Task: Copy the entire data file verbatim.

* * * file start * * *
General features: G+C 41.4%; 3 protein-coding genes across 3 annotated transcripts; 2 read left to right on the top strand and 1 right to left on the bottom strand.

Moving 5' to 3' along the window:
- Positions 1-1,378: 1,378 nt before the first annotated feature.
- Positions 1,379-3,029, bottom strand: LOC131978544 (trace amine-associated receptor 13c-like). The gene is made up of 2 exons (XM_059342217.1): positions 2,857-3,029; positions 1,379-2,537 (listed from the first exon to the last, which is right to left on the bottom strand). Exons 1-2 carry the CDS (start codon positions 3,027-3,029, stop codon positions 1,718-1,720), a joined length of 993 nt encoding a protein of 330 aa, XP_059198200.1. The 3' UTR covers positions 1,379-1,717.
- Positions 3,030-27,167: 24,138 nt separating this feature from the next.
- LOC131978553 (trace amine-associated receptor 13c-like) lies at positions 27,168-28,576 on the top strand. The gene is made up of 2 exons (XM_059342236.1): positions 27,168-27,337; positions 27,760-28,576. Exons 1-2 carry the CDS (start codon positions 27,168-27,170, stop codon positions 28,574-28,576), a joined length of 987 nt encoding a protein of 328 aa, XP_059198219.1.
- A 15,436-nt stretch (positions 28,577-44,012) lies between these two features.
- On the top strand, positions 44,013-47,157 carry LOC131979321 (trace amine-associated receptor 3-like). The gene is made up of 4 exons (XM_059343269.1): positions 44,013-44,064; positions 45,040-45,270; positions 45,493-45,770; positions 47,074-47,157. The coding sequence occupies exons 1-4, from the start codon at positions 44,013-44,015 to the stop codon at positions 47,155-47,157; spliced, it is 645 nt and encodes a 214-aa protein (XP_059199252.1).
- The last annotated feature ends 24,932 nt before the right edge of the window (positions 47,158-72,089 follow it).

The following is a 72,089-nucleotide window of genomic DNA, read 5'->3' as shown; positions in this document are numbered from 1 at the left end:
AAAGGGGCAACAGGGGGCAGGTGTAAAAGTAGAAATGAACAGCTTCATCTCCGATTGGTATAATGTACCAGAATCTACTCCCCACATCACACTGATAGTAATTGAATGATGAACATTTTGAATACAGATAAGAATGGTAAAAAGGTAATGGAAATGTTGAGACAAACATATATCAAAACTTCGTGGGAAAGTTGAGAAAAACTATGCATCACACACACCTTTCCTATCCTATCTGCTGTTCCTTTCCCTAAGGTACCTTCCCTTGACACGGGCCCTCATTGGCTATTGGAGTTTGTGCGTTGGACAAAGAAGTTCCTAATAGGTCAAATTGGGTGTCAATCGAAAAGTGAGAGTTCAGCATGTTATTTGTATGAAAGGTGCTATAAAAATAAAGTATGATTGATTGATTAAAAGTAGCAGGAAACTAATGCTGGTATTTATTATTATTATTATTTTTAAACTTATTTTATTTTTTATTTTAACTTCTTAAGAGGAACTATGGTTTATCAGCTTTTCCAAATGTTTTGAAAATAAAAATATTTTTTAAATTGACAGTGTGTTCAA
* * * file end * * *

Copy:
General features: G+C 41.4%; 3 protein-coding genes across 3 annotated transcripts; 2 read left to right on the top strand and 1 right to left on the bottom strand.

Moving 5' to 3' along the window:
- Positions 1-1,378: 1,378 nt before the first annotated feature.
- Positions 1,379-3,029, bottom strand: LOC131978544 (trace amine-associated receptor 13c-like). The gene is made up of 2 exons (XM_059342217.1): positions 2,857-3,029; positions 1,379-2,537 (listed from the first exon to the last, which is right to left on the bottom strand). Exons 1-2 carry the CDS (start codon positions 3,027-3,029, stop codon positions 1,718-1,720), a joined length of 993 nt encoding a protein of 330 aa, XP_059198200.1. The 3' UTR covers positions 1,379-1,717.
- Positions 3,030-27,167: 24,138 nt separating this feature from the next.
- LOC131978553 (trace amine-associated receptor 13c-like) lies at positions 27,168-28,576 on the top strand. The gene is made up of 2 exons (XM_059342236.1): positions 27,168-27,337; positions 27,760-28,576. Exons 1-2 carry the CDS (start codon positions 27,168-27,170, stop codon positions 28,574-28,576), a joined length of 987 nt encoding a protein of 328 aa, XP_059198219.1.
- A 15,436-nt stretch (positions 28,577-44,012) lies between these two features.
- On the top strand, positions 44,013-47,157 carry LOC131979321 (trace amine-associated receptor 3-like). The gene is made up of 4 exons (XM_059343269.1): positions 44,013-44,064; positions 45,040-45,270; positions 45,493-45,770; positions 47,074-47,157. The coding sequence occupies exons 1-4, from the start codon at positions 44,013-44,015 to the stop codon at positions 47,155-47,157; spliced, it is 645 nt and encodes a 214-aa protein (XP_059199252.1).
- The last annotated feature ends 24,932 nt before the right edge of the window (positions 47,158-72,089 follow it).

The following is a 72,089-nucleotide window of genomic DNA, read 5'->3' as shown; positions in this document are numbered from 1 at the left end:
AAAGGGGCAACAGGGGGCAGGTGTAAAAGTAGAAATGAACAGCTTCATCTCCGATTGGTATAATGTACCAGAATCTACTCCCCACATCACACTGATAGTAATTGAATGATGAACATTTTGAATACAGATAAGAATGGTAAAAAGGTAATGGAAATGTTGAGACAAACATATATCAAAACTTCGTGGGAAAGTTGAGAAAAACTATGCATCACACACACCTTTCCTATCCTATCTGCTGTTCCTTTCCCTAAGGTACCTTCCCTTGACACGGGCCCTCATTGGCTATTGGAGTTTGTGCGTTGGACAAAGAAGTTCCTAATAGGTCAAATTGGGTGTCAATCGAAAAGTGAGAGTTCAGCATGTTATTTGTATGAAAGGTGCTATAAAAATAAAGTATGATTGATTGATTAAAAGTAGCAGGAAACTAATGCTGGTATTTATTATTATTATTATTTTTAAACTTATTTTATTTTTTATTTTAACTTCTTAAGAGGAACTATGGTTTATCAGCTTTTCCAAATGTTTTGAAAATAAAAATATTTTTTAAATTGACAGTGTGTTCAA